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Richard Nelson’s allegorical Apple family—yup, as in Big—only gets together for momentous national occasions. Last year, in That Hopey Changey Thing, it was the 2010 elections and a buffet dinner. Now, with Sweet and Sad—a family-drama-as-political-thinkpiece that’s the second installment in a projected trilogy—it’s the tenth anniversary of September 11th and a buffet brunch. (The production, which Nelson also directs, opened at the Public Theater on the 11th ). A play featuring a buffet lunch during the 2012 Presidential election must be forthcoming.
When the Apples convene, they talk politics, history, and Americana, in uninterrupted real-time meal-time—conversations like those happening all over the liberalsphere. This chattiness is both Sweet and Sad’s biggest asset and its greatest weakness. Nelson is a masterful writer of ordinary dialogue, deftly choreographing the ebb and flow of tableside conversation (including familial digs and power grabs). Except for some thuddingly didactic moments, he slips big themes smoothly into small talk (he’s helped by an expert cast). But in order to get all his ideas in, the Apples—teachers, artists, salt of the liberal earth—must do an awful lot of symbolic heavy lifting.
Each Apple’s biography—there are three siblings plus an uncle and a visiting boyfriend—is subtly calibrated to reflect recent history. They’re more talking points than people: Richard (Jay O. Sanders), a lawyer—once of the Attorney General’s office, now lately of Wall Street—stands in for the corporatization of justice. Marian (Laila Robins) mourns her daughter’s suicide—this allows Nelson to ponder grief and remembrance without stooping to a direct family connection to the 9/11 victims (but the daughter’s last unanswered phone calls unavoidably suggest similar calls made from the towers). Barbara (Maryann Plunkett), who fled the city for Rhinebeck, now sings in a local choir—an image of harmonious unity that today’s America sorely lacks. Jane (J. Smith-Cameron) and her boyfriend Tim (Shuler Hensley), rumpled creative-types, bemoan the city’s increasing inhospitality to artists. Finally there’s uncle Benjamin (Jon DeVries), a retired actor suffering from amnesia, whose condition cues much rumination on the nature of memory.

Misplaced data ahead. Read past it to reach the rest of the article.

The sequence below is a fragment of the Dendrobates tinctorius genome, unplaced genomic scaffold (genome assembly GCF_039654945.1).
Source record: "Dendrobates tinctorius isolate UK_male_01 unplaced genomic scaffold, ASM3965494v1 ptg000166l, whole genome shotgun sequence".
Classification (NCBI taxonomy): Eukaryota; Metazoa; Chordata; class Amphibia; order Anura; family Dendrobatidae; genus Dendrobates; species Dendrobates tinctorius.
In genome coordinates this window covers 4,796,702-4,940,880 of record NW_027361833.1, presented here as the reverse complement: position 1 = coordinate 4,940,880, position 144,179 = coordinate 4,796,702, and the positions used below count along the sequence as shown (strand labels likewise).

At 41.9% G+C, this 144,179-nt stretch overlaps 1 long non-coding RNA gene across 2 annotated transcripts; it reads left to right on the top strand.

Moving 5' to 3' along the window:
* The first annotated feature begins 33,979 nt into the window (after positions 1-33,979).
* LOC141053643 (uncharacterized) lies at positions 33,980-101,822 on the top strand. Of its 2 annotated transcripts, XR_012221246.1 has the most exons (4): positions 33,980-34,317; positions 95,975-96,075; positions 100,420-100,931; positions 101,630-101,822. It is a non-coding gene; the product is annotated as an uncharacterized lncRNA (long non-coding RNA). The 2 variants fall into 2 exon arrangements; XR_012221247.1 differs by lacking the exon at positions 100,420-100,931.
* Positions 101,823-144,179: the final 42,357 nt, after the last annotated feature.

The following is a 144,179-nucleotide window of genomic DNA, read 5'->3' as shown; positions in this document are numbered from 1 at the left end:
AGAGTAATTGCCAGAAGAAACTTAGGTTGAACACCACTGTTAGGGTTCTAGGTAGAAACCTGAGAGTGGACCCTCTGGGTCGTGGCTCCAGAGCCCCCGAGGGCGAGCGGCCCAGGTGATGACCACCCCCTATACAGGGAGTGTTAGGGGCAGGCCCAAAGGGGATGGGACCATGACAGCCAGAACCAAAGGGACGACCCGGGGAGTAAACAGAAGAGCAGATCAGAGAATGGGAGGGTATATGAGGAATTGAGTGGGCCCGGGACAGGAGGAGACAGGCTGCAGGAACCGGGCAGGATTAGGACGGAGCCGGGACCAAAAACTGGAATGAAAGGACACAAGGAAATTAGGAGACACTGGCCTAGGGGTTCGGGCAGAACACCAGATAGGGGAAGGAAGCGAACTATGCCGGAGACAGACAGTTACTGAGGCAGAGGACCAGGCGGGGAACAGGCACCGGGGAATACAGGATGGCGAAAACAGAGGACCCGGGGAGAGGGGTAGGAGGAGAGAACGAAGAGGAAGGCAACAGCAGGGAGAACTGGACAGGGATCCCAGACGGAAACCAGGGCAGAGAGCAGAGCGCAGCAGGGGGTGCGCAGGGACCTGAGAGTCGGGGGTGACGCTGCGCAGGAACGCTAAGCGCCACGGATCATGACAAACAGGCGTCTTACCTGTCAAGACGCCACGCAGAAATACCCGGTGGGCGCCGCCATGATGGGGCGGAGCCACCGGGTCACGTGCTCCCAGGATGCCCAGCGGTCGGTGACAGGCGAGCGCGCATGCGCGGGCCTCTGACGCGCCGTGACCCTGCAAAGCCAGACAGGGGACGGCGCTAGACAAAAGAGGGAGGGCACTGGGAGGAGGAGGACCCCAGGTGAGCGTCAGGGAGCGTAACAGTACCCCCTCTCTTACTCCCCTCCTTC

Nelson mostly handles difficult subject matter with care, but a few points are frankly manipulative: Barbara and Marian happen to discover at an estate sale the datebooks of an accountant killed in the attacks; the sisters describe pages of planned engagements fading to poignant blanks.
If this makes the play sound schematic—well, it is. Sweet and Sad is absorbing while you watch it, and troublingly vacuous on second thought. I kept waiting for Nelson to express a freshly observed perspective on the last decade, but what we get is the kind of lefty exasperation you could overhear at any restaurant in Park Slope: Obama disappointment, rage at New York’s continuing transformation into a playground for the very rich, anger at the political misuse of 9/11. The outside world doesn’t enter into it. The Apple brunch table is as much a political echo chamber as Fox News.
The best way to remember 9/11, the play suggests, is to do what the Apples do: Get together with the people you love and argue about it. But New Yorkers have been doing that for a decade anyway.